9764091658?profile=RESIZE_710xHighland Beach residents showing up to vote on Nov. 2 were greeted by Commissioner John Shoemaker (in T-shirt), former Mayor Bernard Featherman and John Ross (red shirt), founder of The Committee to Save Highland Beach.
Jerry Lower/The Coastal Star

By Rich Pollack

In an undisputed outpouring of support for an independent Highland Beach fire department, residents overwhelming voted Nov. 2 to let town leaders spend as much as $10 million to get the new department up and running.
With a steady stream of voters going to the polls and close to 900 residents casting ballots by mail, the referendum measure passed easily with almost 89% of voters supporting moving forward with the creation of a town-operated department and only 11% voting against.
A total of 1,320 residents voted in favor of the proposal with 168 residents voting against it. About 37% of just more than 4,000 eligible residents voted.
The large number of ballots cast was surprising to supporters considering the referendum question was the only item on the ballot.
“The turnout was beyond our expectations,” said Mayor Doug Hillman. “We are quite pleased with the involvement and support from residents who believe this an important issue for our town.”
Hillman said the one-sided result was a signal of trust in town leadership from residents to embark on such a massive project.
“I’m just thrilled the electorate demonstrated the confidence they have in our commission to take on this initiative,” he said.
Commissioner Evalyn David believes the potential for cost savings and better service was a factor in the overwhelming support from voters.
“It comes down to dollars and cents,” she said. “Residents believe that we are paying too much for the services we’re receiving. They also apparently believe that we can provide more personal services to our residents.”

Delray will lose a station
For almost 30 years, Highland Beach has been receiving fire service from Delray Beach, which staffs the town’s fire station. In April, however, town leaders voted unanimously to end the agreement with Delray Beach and create a town-run fire department over a three-year period.
Hillman and other commissioners have repeatedly said they believe the town can provide better service to residents at a lower cost than it is paying Delray Beach. 
They have consistently pointed out that the new fire department will have two fire trucks and two rescue vehicles operating out of the station located next to Town Hall, as opposed to the one fire truck and one rescue vehicle currently at the station and staffed by Delray.  
While the referendum results clear the way for the town to move forward, town leaders anticipate that it will be at least two years before the department is operational.
When that does happen, Delray Beach stands to lose between $5 million and $6 million in annual revenue it receives from Highland Beach.
In addition, Delray Fire Rescue will no longer be able to rely on firefighters working out of the Highland Beach station to respond to calls within the Delray Beach city limits, unless an agreement can be worked out.
A consultant study commissioned by Highland Beach showed that firefighters from the town’s station were dispatched to calls in Delray Beach about 667 times a year.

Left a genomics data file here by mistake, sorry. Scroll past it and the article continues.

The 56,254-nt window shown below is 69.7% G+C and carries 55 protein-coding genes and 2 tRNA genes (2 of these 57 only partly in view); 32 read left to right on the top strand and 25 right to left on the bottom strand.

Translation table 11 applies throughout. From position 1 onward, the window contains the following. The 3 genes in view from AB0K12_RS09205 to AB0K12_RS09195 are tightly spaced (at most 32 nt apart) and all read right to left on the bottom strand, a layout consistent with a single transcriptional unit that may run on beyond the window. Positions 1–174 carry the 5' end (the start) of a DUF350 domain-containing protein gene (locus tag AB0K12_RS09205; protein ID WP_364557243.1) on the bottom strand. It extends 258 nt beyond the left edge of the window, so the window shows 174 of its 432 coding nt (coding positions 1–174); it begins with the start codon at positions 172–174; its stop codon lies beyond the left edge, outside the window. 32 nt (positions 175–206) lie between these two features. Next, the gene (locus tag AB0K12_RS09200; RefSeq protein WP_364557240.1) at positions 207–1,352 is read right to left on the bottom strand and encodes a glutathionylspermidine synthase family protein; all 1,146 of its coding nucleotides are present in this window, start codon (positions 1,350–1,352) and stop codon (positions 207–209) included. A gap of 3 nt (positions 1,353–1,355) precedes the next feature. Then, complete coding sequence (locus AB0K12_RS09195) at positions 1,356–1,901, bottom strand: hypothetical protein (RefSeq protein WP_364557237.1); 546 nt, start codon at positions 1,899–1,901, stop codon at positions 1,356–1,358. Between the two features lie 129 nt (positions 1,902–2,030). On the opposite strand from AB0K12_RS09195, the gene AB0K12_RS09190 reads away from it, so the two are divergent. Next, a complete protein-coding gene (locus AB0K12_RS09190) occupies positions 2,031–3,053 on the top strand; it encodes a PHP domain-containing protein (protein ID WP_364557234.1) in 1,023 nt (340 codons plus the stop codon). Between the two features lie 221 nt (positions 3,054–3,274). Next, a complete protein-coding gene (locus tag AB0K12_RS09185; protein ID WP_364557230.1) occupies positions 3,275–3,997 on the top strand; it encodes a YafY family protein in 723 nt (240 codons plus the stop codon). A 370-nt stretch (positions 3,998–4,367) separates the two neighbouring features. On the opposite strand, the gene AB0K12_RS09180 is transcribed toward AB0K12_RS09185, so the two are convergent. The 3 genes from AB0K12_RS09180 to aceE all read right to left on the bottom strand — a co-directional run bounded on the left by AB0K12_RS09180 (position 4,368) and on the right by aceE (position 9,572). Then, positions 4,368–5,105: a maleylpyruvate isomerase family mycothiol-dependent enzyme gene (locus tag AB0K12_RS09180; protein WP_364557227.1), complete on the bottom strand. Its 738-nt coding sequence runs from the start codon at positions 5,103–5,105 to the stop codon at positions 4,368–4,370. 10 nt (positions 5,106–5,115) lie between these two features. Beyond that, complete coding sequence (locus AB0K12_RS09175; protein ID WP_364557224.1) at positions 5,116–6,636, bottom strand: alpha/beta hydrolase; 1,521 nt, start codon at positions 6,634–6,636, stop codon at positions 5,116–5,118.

While a lot of variables remain to be figured out, town leaders believe they can run the fire department at about $1.5 million to $2 million less than what Delray charges and can recover the costs of starting a town-operated fire department in about five years.
“The No. 1 objective for us is to have the best possible service for our community,” Hillman said. “It just happens we can do it for less money.” 
With the approval of voters in hand, town staff can move forward with plans for the purchase of big-ticket items such as a fire truck and a rescue wagon, as well as with renovations to the town-owned fire station, according to Town Manager Marshall Labadie.
Those efforts were stalled by the town’s funding cap, which prevents spending on any single item over $350,000 without a referendum. 
“The vote moves the cap out of the way, only as far as the new fire department is concerned,” Labadie said.  
He said that the town has been moving quickly on much of the groundwork needed to start a department. 
“We’re well ahead of schedule in developing the processes and procedures and in filling out required county and state applications,” he said.
The town has also hired two consultants, former Boynton Beach Fire Chief Glenn Joseph and Tom McCarthy, the former EMS division chief of Riviera Beach. Highland Beach has also made arrangements to have a medical director on board. 

Town did heavy marketing
In the run-up to the election, Highland Beach launched a focused educational campaign, enlisting the help of a marketing firm and producing several communication pieces centered on the slogan “Our Town, Our Station, Our Heroes.”
“We presented the facts and hoped residents could draw a similar conclusion to the one of the Town Commission — that this is the best choice,” Labadie said. 
To get the message out the town used a variety of channels, including online video testimonials, a four-part email communication and a Facebook Live interview with Hillman. In addition, the town mailed fliers, held educational events with food trucks and hosted “coffee with the mayor.”
The town also put out signs urging residents to vote, while “vote yes” signs were put out by The Committee to Save Highland Beach, a political action committee, which also sent out fliers.
“We made a professional and concerted effort to educate the public,” Labadie said.

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